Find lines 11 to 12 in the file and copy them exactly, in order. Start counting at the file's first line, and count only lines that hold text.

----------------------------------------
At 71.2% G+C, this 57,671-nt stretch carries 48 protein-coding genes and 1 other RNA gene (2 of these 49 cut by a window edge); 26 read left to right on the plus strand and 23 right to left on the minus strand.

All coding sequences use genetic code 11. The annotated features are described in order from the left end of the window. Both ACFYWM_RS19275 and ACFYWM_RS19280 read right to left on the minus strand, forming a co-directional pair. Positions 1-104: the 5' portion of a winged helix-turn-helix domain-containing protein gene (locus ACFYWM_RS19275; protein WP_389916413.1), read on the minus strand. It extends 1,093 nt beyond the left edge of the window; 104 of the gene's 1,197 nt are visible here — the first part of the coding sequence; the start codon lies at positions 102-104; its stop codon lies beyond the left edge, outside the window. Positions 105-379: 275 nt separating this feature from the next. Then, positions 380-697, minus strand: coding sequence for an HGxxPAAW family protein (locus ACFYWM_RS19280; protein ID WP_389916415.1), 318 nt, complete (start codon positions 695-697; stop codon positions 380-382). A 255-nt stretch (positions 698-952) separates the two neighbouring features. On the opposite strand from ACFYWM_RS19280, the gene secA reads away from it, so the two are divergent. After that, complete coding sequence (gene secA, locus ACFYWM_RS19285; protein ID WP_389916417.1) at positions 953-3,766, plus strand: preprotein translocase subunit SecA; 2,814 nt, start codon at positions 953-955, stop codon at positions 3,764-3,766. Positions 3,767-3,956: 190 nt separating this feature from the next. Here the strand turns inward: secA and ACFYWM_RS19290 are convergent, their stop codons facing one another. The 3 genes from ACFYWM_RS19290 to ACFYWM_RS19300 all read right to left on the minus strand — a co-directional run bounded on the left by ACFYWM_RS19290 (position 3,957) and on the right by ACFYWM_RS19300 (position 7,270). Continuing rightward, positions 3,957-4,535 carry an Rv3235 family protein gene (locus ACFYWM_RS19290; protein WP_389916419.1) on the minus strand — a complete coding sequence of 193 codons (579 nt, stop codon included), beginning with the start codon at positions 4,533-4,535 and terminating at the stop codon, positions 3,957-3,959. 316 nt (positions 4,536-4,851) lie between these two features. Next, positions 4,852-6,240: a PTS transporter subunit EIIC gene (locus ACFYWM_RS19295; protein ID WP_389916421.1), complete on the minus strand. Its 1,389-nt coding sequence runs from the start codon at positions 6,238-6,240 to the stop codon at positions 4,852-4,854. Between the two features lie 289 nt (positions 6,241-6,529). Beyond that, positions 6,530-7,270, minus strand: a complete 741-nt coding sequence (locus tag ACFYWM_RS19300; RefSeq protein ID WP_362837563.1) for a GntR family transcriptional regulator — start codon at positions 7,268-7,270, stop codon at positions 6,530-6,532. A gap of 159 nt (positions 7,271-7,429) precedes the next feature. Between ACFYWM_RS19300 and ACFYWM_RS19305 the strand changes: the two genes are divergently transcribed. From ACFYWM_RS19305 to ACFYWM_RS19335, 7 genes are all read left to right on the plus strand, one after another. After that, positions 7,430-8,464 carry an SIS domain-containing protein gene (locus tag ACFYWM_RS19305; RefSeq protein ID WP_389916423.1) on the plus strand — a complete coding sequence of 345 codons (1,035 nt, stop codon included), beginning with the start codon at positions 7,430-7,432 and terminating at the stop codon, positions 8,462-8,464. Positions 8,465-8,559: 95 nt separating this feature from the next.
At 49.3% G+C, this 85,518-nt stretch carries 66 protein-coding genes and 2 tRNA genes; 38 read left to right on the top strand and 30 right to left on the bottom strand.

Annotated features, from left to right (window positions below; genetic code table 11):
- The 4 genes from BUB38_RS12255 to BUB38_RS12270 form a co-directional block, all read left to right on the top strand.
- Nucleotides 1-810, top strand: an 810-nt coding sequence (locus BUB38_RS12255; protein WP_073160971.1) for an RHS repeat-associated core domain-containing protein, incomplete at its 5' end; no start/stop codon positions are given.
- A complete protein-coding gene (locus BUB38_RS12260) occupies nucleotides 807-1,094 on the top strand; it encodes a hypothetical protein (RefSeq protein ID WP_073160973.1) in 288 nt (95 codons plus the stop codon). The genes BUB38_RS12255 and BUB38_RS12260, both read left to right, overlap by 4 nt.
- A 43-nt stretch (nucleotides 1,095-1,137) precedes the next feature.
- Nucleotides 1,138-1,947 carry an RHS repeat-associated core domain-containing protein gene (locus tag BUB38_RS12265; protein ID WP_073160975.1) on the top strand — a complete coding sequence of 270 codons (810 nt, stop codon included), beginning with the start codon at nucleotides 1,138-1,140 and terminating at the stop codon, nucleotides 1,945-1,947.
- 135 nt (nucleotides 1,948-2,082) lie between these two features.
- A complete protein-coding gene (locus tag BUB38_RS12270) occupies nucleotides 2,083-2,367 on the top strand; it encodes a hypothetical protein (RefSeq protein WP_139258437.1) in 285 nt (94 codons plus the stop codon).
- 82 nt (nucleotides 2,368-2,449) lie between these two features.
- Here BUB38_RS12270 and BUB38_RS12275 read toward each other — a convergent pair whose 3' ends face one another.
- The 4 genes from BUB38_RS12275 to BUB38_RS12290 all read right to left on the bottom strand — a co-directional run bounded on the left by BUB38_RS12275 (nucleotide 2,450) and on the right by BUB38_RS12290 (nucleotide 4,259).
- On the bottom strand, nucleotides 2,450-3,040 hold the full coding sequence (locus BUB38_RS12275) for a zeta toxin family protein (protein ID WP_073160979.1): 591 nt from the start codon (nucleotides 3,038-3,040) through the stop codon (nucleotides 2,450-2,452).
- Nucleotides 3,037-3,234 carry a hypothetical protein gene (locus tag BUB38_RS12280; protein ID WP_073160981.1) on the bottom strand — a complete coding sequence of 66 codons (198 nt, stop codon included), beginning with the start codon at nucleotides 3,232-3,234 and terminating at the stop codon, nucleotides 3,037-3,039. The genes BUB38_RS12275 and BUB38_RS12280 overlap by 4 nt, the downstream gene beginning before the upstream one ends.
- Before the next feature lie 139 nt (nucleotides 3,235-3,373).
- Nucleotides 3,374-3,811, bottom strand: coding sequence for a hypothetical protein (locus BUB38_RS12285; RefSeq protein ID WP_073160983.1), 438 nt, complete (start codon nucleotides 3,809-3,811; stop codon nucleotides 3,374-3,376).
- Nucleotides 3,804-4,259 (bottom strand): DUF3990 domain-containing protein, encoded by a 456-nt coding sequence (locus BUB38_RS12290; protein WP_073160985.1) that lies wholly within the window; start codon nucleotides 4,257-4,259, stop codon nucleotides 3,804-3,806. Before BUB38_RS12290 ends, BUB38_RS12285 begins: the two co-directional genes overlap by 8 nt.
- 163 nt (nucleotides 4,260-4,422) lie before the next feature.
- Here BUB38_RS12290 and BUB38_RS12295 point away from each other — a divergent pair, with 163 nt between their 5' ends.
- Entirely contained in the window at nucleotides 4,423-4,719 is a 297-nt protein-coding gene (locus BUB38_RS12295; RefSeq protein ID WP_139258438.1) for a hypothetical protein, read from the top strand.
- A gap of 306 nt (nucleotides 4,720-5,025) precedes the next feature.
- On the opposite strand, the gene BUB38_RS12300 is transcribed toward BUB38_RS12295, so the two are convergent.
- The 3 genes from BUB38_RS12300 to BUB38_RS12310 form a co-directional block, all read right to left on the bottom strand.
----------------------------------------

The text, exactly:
- A complete protein-coding gene (locus tag BUB38_RS12270) occupies nucleotides 2,083-2,367 on the top strand; it encodes a hypothetical protein (RefSeq protein WP_139258437.1) in 285 nt (94 codons plus the stop codon).
- 82 nt (nucleotides 2,368-2,449) lie between these two features.